This office will begin to give you an idea of just how many folks use this library, and how they oil the machine, so to speak, to regulate access to the collections.  You wait in the queue (love that word!), and then if you’ve begun your registration online, you’ll be directed to a computer kiosk to complete a few final steps.  Then, you get a number, and wait a few minutes for it to be called.  When you’re up, you sit down with a library officer, who will check your driver’s license (or other document indicating current address), your passport, your student card (if you have one), and any letters of reference you might have brought with you.  If everything checks out, you’ll have your picture taken for your Reader Pass.  They print the pass out then and there, and you keep very good track of it!  You will be asked to show it regularly.

The lockers

With your pass in hand, you’re now ready to proceed downstrairs to the locker room, where you can store all the things you’re not allowed to bring into the reading rooms: that is, pretty much everything but a pencil (no pens!), paper, a laptop, and your glasses.  You will need a £1 coin to work the lockers, but you get it back when you leave each day.  When you’ve secured your things, grab a clear plastic bag from the table, to hold all the stuff you’re bringing with you, and head to your reading room.

The rare books room (or whichever room you’re supposed to read in)

Show your reader pass to the security guards on your way in.  Find a seat.  Notice whether the desk allows personal computers.  Sit down and (if you haven’t already), browse the catalogue and order your books (free wi-fi!  Yay!)  Note that it will take 70 minutes for them to arrive, so sit and muse over your research notes, or maybe work on your blog post for the week.  Begin to feel awkward that you’re the only person at your table not actually looking at books.  Wait a while longer.  Begin to wonder if you actually aren’t supposed to wait for your books to come to you, but that you’re supposed to go get them.  Watch other people around you to see what they do.  See people walking back to their desks with their arms full of books.  Go up to the service desk, see a queue labeled “Book issue and return”, and wait your turn to sheepishly confess your ignorance to a staff member and ask if your books have arrived.  Accept gentle teasing with your armful of books, and return to your seat.  You did it! Now, feel those butterflies madly swarming in your tummy as you gently leaf through your aged, musty-smelling, delicate books.  EEE!  This is so cool!! Wish that you could squeal out loud and shake your neighbor by the shoulders.  Restrain yourself, and get to work.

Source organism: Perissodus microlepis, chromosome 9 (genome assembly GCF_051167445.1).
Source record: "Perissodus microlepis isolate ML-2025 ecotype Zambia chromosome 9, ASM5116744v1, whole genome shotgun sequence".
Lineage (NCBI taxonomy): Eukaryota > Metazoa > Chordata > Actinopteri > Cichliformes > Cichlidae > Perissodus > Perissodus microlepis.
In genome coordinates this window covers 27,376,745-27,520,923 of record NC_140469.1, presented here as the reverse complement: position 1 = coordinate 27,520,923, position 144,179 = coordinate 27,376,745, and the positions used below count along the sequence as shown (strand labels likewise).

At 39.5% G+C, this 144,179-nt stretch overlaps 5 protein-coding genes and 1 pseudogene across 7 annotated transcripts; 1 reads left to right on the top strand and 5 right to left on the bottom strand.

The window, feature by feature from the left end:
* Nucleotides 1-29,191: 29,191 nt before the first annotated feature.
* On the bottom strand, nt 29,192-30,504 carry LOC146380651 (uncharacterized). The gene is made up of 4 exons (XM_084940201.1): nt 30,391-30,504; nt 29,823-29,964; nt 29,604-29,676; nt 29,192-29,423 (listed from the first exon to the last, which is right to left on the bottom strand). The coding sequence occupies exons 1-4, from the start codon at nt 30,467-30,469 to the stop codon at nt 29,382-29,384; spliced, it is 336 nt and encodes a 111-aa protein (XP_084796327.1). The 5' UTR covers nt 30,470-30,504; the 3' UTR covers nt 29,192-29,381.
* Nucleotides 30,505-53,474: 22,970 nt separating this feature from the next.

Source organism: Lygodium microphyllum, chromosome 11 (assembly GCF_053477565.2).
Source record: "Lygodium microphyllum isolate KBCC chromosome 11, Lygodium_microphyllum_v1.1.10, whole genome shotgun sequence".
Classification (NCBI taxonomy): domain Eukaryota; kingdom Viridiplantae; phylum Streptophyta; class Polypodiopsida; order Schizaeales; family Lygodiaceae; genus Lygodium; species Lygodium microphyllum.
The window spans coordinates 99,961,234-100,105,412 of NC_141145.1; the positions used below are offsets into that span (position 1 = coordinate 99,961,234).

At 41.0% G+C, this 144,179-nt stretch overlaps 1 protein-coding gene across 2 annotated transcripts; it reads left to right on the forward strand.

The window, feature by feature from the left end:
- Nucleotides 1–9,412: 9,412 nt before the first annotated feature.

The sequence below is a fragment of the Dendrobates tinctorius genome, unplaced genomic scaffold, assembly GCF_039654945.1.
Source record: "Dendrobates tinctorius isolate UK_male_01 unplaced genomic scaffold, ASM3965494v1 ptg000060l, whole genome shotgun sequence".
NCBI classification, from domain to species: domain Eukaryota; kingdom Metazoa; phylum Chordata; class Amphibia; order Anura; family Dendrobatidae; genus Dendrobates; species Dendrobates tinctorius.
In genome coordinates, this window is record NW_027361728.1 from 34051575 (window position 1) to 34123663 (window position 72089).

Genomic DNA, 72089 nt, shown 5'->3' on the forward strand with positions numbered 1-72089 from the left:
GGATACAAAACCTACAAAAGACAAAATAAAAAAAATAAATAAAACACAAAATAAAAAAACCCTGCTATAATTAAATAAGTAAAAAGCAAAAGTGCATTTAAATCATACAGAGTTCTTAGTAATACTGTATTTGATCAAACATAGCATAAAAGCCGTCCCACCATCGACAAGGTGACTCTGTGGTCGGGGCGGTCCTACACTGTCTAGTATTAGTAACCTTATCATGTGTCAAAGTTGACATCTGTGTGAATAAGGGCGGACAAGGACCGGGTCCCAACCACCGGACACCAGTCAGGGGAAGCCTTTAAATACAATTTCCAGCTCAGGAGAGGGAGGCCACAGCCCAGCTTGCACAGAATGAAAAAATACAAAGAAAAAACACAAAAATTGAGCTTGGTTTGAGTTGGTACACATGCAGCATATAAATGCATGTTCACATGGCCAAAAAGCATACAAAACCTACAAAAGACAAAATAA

Now that I’ve been using the library for a few days, I laugh at myself for being so intimidated by it.  I’m still learning some of the ropes, but the daily basics are really simple: order books from home, get to the library, stick my things in a locker, and go to the reading room to pick up my books and read.  “Easy peasy”, as my librarian friend might say.  And beyond the books themselves, it really is fun to be here, to take a look at all the people poring over dusty tomes, and wonder what interesting things they all are working on.  Plus, you just never know who you might run in to:  while I was standing in line to collect my books a few days ago, the girl in front of me looked very familiar.  I finally just said, “I think I know you.  What’s your name?”  Turns out we met last August at the Vancouver NASSR conference! Small world.  So here’s a shout-out to Tara from Toronto, who probably was never nervous about using the British Library.  Hope I run into you again someday soon.

And amid the myriad other things you are probably up to, I wish you all some happy summer researching! Feel free to share your own library recommendations and tips for research success.